Nevada beat its fiscal projections in Nevada in less than a year. Marijuana plants are pictured at Essence Vegas' marijuana cultivation facility on July 6, 2017 in Las Vegas. Ethan Miller/Getty Images

One of the myriad reasons that people call for the legalization of marijuana is that it can be easy tax money for states that lift the ban on the drug. About a year after Nevada made it legal to buy weed for recreational use, data from the state’s taxation department suggest that marijuana sales were even more lucrative than expected.

Put simply, Nevada beat its projected weed earnings for its first fiscal year in only 10 months, according to the Fox-13. Nevada Department of Taxation executive director Bill Anderson confirmed the news in a statement, saying Nevada beat its own expectations in April, despite only legalizing weed last July.

Weed cultivator and consumer tax revenue combined, Nevada collected $55.53 million by April. The total sum of all taxable marijuana-related sales, be it for recreational or medical use, or the sale of physical goods, was $433.51 million.

In all, Nevada beat its first-year projections by 110 percent before the year was over. At least some of that came from Utah residents sneaking across state lines to get recreational weed in a legal manner. Another critical fact to remember is that weed can be legally purchased in tourist destinations like Las Vegas and Reno.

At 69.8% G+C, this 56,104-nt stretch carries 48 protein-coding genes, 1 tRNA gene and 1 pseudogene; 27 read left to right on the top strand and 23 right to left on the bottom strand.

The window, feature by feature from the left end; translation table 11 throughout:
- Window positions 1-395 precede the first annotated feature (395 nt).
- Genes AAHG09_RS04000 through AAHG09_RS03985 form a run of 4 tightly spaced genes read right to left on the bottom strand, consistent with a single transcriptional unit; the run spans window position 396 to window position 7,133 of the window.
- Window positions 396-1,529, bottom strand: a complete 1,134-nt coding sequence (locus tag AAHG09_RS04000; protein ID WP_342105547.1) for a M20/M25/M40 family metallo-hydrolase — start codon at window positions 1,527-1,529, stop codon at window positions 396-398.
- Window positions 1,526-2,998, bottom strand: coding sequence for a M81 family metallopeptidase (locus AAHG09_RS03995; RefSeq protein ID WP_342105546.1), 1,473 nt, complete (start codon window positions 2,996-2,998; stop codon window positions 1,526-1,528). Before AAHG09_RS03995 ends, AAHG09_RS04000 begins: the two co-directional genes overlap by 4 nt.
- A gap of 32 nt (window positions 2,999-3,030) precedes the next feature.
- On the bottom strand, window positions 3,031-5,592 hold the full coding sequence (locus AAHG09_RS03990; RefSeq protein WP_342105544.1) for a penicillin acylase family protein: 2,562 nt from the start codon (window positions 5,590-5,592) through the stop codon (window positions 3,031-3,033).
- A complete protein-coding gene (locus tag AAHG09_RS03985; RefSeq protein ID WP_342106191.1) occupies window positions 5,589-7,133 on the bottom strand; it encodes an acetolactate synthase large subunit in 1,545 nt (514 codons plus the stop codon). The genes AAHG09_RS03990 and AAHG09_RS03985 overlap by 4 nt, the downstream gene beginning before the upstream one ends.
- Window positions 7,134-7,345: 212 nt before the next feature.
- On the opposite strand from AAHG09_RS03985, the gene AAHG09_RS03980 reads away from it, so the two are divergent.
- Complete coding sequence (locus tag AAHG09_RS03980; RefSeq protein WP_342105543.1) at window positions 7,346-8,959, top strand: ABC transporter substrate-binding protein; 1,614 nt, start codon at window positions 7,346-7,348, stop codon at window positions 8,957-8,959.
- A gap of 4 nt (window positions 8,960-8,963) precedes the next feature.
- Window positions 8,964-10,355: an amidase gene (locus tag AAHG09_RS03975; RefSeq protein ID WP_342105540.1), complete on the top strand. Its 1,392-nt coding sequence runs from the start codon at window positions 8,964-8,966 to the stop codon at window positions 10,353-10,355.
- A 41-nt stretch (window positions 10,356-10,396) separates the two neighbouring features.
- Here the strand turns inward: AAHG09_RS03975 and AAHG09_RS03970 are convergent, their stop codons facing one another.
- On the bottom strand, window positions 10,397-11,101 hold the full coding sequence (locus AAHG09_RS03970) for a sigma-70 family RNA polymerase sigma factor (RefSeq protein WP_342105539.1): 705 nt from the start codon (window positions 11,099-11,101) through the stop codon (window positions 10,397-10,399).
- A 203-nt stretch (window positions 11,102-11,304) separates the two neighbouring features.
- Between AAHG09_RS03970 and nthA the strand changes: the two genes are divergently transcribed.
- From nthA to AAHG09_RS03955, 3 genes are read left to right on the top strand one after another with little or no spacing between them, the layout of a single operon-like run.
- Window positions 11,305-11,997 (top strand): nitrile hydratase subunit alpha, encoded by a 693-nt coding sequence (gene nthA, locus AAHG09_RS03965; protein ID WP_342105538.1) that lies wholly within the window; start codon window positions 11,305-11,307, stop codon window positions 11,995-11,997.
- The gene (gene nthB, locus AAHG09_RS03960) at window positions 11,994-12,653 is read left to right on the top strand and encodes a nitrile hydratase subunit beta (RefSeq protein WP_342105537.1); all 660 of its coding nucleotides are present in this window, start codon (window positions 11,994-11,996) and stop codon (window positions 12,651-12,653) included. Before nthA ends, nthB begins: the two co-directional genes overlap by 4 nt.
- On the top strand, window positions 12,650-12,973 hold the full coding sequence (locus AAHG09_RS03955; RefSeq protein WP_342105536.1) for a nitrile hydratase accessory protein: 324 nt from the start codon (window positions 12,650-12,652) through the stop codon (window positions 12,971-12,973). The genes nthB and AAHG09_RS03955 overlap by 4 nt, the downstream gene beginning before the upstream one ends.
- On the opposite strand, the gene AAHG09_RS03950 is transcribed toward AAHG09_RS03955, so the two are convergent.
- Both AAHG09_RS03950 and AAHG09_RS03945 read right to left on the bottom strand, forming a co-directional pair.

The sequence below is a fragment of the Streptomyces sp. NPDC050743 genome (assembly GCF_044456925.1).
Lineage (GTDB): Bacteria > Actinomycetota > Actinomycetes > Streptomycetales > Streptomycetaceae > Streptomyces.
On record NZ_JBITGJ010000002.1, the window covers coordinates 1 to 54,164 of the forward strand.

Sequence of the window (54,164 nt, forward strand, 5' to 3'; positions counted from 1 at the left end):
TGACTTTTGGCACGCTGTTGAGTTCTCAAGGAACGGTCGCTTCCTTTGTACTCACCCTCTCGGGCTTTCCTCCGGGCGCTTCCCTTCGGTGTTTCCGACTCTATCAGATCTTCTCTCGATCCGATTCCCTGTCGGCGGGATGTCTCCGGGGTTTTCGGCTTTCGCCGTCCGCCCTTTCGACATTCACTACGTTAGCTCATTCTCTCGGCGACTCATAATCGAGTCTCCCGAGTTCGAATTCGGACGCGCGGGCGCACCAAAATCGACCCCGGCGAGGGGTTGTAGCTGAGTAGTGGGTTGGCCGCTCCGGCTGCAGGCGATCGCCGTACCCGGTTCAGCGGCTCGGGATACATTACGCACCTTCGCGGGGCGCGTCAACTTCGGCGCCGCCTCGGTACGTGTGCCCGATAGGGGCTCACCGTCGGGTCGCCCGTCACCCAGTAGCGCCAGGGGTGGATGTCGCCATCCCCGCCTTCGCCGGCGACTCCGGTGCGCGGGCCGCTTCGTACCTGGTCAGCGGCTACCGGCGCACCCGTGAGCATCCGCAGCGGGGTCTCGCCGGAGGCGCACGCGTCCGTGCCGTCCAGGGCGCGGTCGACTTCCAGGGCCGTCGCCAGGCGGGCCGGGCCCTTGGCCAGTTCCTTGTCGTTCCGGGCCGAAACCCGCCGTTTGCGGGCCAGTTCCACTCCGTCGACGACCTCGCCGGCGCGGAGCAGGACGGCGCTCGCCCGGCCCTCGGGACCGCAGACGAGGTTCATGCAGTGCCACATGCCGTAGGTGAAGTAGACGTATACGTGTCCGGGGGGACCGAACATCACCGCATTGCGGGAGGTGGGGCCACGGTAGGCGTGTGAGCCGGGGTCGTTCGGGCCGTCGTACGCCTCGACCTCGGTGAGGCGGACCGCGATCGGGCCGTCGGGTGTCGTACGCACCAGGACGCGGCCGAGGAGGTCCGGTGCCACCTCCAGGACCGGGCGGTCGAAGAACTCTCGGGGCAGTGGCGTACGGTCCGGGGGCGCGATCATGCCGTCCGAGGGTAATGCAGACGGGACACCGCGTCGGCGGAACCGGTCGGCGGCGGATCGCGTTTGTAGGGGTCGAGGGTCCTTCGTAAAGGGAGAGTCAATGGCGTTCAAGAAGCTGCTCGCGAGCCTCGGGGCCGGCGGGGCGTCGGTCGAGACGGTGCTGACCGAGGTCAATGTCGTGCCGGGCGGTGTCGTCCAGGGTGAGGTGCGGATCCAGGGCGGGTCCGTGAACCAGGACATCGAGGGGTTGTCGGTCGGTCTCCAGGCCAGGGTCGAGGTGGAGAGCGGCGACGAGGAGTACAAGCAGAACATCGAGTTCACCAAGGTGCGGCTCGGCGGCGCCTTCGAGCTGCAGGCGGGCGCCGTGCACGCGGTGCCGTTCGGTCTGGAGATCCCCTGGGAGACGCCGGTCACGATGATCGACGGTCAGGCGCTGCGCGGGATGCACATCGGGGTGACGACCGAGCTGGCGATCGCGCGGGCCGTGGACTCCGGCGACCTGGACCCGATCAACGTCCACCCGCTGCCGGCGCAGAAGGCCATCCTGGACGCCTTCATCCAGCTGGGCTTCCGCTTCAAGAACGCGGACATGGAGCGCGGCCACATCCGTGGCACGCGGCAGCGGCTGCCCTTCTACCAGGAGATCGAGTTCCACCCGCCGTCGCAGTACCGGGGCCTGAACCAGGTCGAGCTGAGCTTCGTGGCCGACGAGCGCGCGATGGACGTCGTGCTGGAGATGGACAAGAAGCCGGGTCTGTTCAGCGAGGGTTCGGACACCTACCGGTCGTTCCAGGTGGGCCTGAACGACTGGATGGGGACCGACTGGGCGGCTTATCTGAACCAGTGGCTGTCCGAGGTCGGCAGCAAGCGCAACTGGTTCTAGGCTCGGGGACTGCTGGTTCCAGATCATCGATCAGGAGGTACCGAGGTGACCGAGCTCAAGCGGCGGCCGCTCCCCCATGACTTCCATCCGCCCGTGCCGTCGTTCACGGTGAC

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Nevada beat its fiscal projections in Nevada in less than a year. Marijuana plants are grown at Essence Vegas' 54,000-square-foot marijuana cultivation facility on July 6, 2017 in Las Vegas, Nevada. Ethan Miller/Getty Images

Some other states that have legalized recreational marijuana have seen similar financial returns over the years. Colorado famously became one of the first states (along with Washington) to legalize it in 2012. Weed sales in the Centennial State topped $1.5 billion in 2017, according to the Denver Post.

Conversely, California governor Jerry Brown said weed revenue was not quite as much as the state anticipated in May.

As of 2018, nine states and Washington, D.C. have legalized marijuana sales, whether for medical or recreational purposes, if not both. It is still illegal on a federal level, which became more complicated when the Trump administration took over. Attorney General Jeff Sessions is a notable opponent of marijuana.

However, the president broke ranks with his AG and said in June that he may support ending the federal ban on weed. Aside from tax revenue, pro-legalization activists point to the relative harmlessness of the drug and the high rate of marijuana-related incarcerations under the federal ban as reasons to make it legal.